It starts with that missing a, silently reinserted by a thousand copy editors ever since. The absence demands our attention. One look, and you know something has gone astray. Are we being teased? Some will insist on seeing it as a playful touch, the trace of a Funny Girl being funny, but surely something stranger is being hinted at: the effluvium of ghostly transformation, like the mark of a changeling child. Neal Gabler hints at this sort of thing early on in his new biography, when he quotes Barry Dennen—of Pilate in Jesus Christ Superstar fame and an early boyfriend—on "the exact moment ‘Barbara’ began to metamorphose into ‘Barbra,’" as she sang "Day by Day" into a home tape recorder: "I blinked. And something like a cold electric shock ran right up my spine from my heels to my head." As she herself put it to Dennen later at dinner—over Cherry Coke—after he told her she was the same to him regardless of how many times she allowed the vowel to be repeated in her first name: "I’m not."
Barbara Joan Streisand was born in Brooklyn in 1942. Her father, a teacher, died when she was a year old; her stepfather called her "the beast." At the Orthodox yeshiva she was brilliant but impatient; she talked out of turn and screamed the answers to questions. As a teenager, she preferred acting to singing and spent her days reading Chekhov and Ibsen and studying the methods of Stanislavsky. At Erasmus Hall High School, she smoked cigarettes with Neil Diamond.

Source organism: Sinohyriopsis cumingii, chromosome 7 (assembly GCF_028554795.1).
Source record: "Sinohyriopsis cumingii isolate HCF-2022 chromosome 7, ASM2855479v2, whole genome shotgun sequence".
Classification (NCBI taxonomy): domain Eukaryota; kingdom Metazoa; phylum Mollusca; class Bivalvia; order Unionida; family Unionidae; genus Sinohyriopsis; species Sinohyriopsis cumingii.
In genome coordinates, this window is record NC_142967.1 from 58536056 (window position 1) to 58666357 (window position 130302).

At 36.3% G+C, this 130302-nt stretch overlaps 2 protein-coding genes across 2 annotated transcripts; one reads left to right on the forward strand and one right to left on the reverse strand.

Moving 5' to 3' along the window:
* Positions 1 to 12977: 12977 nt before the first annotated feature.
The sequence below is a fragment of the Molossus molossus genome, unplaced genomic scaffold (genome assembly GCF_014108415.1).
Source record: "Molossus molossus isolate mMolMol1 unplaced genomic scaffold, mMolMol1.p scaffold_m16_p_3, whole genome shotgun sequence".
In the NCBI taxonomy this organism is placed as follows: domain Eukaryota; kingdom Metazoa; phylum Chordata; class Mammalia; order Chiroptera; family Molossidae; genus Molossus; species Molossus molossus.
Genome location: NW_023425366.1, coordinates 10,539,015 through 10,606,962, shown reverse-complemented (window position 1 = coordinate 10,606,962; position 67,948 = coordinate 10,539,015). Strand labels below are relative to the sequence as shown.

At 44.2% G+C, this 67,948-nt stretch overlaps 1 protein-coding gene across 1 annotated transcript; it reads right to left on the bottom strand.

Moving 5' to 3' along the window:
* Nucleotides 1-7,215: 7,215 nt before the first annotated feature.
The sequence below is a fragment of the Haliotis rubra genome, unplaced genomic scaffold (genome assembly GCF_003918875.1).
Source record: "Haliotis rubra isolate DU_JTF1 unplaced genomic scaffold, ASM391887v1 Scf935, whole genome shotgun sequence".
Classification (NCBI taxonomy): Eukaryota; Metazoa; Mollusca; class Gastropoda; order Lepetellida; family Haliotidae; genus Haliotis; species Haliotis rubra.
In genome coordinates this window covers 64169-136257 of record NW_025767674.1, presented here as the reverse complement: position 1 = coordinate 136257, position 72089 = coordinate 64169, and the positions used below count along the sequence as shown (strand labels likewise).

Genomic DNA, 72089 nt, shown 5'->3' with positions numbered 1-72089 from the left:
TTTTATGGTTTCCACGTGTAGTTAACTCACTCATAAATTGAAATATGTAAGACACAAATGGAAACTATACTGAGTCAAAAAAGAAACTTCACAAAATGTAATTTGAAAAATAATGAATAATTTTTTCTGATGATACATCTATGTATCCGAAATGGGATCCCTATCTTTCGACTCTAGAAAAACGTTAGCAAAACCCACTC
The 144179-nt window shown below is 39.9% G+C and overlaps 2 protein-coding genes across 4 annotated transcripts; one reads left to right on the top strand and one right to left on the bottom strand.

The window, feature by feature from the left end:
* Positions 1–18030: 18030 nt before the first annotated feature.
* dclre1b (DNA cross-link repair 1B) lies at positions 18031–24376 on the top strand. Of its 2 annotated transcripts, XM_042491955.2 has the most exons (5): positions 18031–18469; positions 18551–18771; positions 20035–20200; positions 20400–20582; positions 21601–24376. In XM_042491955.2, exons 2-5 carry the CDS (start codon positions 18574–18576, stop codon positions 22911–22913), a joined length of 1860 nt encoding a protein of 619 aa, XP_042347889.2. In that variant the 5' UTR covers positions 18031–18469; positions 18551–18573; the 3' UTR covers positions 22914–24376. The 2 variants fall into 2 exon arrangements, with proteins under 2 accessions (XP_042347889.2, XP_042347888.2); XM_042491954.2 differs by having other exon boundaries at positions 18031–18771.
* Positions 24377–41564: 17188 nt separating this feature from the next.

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Her mother, an amateur soprano who worked as a secretary, was busy and, initially, unsupportive of her daughter’s ambitions. Eventually they traveled to the Catskills. Streisand made demo tapes and auditioned for MGM. She sang on Yiddish radio. Her big break came in 1960, when she won a talent contest at a gay bar in Greenwich Village. A stint on the nightclub circuit—$125 a week at the Bon Soir, $50 more than what Carole King and Dale Goffin would pay Little Eva two years later when "The Loco-Motion" hit number one—was followed by Broadway success in I Can Get it for You Wholesale and a string of appearances on The Tonight Show.